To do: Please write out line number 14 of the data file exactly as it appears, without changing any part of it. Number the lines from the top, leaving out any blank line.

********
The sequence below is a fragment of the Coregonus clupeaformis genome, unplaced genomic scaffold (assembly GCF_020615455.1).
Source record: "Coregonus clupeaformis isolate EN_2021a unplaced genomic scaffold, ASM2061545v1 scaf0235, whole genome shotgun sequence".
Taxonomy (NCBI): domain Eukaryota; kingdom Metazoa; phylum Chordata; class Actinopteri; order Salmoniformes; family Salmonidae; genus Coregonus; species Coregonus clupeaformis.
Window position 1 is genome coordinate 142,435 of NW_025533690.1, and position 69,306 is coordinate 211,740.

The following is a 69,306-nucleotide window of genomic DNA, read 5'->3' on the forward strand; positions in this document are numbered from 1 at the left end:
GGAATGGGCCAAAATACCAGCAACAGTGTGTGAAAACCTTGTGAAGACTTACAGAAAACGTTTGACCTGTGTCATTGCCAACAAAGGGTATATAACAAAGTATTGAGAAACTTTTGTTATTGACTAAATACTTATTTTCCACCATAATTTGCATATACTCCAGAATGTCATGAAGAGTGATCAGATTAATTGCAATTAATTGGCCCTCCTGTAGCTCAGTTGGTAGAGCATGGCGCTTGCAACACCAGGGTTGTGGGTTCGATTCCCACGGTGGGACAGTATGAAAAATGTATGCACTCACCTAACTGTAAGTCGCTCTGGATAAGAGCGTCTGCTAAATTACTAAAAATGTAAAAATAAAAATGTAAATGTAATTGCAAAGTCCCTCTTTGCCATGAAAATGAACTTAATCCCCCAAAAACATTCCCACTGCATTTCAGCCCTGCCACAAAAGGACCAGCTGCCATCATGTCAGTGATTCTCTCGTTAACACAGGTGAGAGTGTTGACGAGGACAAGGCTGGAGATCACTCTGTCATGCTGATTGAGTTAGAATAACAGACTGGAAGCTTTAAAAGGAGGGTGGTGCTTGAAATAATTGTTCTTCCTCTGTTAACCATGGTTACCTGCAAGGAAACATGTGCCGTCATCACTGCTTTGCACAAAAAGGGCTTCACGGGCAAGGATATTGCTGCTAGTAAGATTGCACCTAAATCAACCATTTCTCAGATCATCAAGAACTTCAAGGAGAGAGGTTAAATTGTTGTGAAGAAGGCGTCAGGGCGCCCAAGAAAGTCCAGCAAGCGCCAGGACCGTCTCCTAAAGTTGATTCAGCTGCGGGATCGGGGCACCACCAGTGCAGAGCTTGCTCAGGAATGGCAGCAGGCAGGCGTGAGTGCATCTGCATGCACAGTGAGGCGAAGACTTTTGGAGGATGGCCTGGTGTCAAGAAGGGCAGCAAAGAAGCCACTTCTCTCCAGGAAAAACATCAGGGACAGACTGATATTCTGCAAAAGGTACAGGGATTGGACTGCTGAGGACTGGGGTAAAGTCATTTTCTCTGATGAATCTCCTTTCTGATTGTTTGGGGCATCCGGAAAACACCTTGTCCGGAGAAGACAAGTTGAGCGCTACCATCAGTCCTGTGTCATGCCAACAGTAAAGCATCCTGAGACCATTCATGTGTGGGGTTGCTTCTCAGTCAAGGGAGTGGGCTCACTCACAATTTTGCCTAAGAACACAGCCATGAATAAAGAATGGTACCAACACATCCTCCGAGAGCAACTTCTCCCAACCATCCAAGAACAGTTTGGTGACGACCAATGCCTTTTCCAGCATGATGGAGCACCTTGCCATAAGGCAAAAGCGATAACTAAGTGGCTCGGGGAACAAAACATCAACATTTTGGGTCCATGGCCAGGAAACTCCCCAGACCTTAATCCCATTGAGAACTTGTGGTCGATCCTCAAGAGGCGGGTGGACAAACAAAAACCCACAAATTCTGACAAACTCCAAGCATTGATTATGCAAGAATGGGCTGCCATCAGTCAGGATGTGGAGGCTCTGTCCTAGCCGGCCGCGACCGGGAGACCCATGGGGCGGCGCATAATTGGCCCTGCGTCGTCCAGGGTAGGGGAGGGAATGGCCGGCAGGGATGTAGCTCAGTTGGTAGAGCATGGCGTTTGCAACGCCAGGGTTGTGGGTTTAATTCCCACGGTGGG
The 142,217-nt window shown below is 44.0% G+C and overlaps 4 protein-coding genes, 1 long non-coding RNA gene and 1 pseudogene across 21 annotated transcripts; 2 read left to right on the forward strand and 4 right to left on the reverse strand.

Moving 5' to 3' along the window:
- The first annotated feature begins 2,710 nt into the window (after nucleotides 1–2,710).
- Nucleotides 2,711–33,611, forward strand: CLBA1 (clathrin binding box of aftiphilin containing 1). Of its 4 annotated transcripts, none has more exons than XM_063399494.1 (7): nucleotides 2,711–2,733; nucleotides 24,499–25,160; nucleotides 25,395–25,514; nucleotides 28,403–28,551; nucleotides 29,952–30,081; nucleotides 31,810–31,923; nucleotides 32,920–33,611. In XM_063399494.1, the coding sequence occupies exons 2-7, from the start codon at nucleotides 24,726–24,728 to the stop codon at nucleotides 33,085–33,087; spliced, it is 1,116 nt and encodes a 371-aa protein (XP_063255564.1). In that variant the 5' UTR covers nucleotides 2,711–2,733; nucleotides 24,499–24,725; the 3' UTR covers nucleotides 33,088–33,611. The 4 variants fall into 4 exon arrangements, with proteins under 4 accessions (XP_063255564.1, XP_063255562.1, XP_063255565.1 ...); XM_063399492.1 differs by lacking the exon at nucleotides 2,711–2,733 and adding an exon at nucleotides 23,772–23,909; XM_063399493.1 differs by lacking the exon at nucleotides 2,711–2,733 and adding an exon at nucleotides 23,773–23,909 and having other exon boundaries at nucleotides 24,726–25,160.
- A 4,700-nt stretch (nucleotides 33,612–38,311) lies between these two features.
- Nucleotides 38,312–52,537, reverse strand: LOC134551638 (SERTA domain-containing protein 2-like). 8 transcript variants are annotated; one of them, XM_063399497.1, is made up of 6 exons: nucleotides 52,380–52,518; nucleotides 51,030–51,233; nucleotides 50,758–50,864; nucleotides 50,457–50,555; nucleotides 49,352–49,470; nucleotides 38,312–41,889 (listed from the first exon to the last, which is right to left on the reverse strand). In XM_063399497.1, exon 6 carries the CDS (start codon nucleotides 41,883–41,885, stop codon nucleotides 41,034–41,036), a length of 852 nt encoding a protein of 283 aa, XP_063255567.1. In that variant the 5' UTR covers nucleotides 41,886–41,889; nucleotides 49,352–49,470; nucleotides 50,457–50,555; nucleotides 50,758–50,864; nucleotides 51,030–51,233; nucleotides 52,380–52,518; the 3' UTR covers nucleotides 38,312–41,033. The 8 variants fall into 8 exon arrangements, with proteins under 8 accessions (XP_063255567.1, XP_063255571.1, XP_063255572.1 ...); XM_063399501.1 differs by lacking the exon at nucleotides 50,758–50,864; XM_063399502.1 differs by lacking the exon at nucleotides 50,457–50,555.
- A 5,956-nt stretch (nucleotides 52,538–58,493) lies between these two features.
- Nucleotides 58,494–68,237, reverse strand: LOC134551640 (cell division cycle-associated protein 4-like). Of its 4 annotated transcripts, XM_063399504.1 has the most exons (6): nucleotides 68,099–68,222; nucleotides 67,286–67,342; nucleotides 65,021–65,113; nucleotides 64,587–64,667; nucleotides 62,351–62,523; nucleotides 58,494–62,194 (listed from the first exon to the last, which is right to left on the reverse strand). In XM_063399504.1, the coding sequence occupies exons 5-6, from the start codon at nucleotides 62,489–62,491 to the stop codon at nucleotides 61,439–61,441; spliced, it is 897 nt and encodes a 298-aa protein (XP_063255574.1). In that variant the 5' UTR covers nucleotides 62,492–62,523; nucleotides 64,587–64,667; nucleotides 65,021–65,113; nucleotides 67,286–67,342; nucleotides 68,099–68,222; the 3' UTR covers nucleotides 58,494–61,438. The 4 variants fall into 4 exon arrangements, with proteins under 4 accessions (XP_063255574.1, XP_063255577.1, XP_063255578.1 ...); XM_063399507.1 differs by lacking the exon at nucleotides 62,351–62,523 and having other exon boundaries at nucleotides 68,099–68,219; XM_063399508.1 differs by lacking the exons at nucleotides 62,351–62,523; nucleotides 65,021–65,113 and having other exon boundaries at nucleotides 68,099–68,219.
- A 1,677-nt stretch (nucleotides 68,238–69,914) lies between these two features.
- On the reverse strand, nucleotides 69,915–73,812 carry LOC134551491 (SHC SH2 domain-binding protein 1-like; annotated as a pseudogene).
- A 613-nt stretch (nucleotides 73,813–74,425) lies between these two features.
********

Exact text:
- Nucleotides 58,494–68,237, reverse strand: LOC134551640 (cell division cycle-associated protein 4-like). Of its 4 annotated transcripts, XM_063399504.1 has the most exons (6): nucleotides 68,099–68,222; nucleotides 67,286–67,342; nucleotides 65,021–65,113; nucleotides 64,587–64,667; nucleotides 62,351–62,523; nucleotides 58,494–62,194 (listed from the first exon to the last, which is right to left on the reverse strand). In XM_063399504.1, the coding sequence occupies exons 5-6, from the start codon at nucleotides 62,489–62,491 to the stop codon at nucleotides 61,439–61,441; spliced, it is 897 nt and encodes a 298-aa protein (XP_063255574.1). In that variant the 5' UTR covers nucleotides 62,492–62,523; nucleotides 64,587–64,667; nucleotides 65,021–65,113; nucleotides 67,286–67,342; nucleotides 68,099–68,222; the 3' UTR covers nucleotides 58,494–61,438. The 4 variants fall into 4 exon arrangements, with proteins under 4 accessions (XP_063255574.1, XP_063255577.1, XP_063255578.1 ...); XM_063399507.1 differs by lacking the exon at nucleotides 62,351–62,523 and having other exon boundaries at nucleotides 68,099–68,219; XM_063399508.1 differs by lacking the exons at nucleotides 62,351–62,523; nucleotides 65,021–65,113 and having other exon boundaries at nucleotides 68,099–68,219.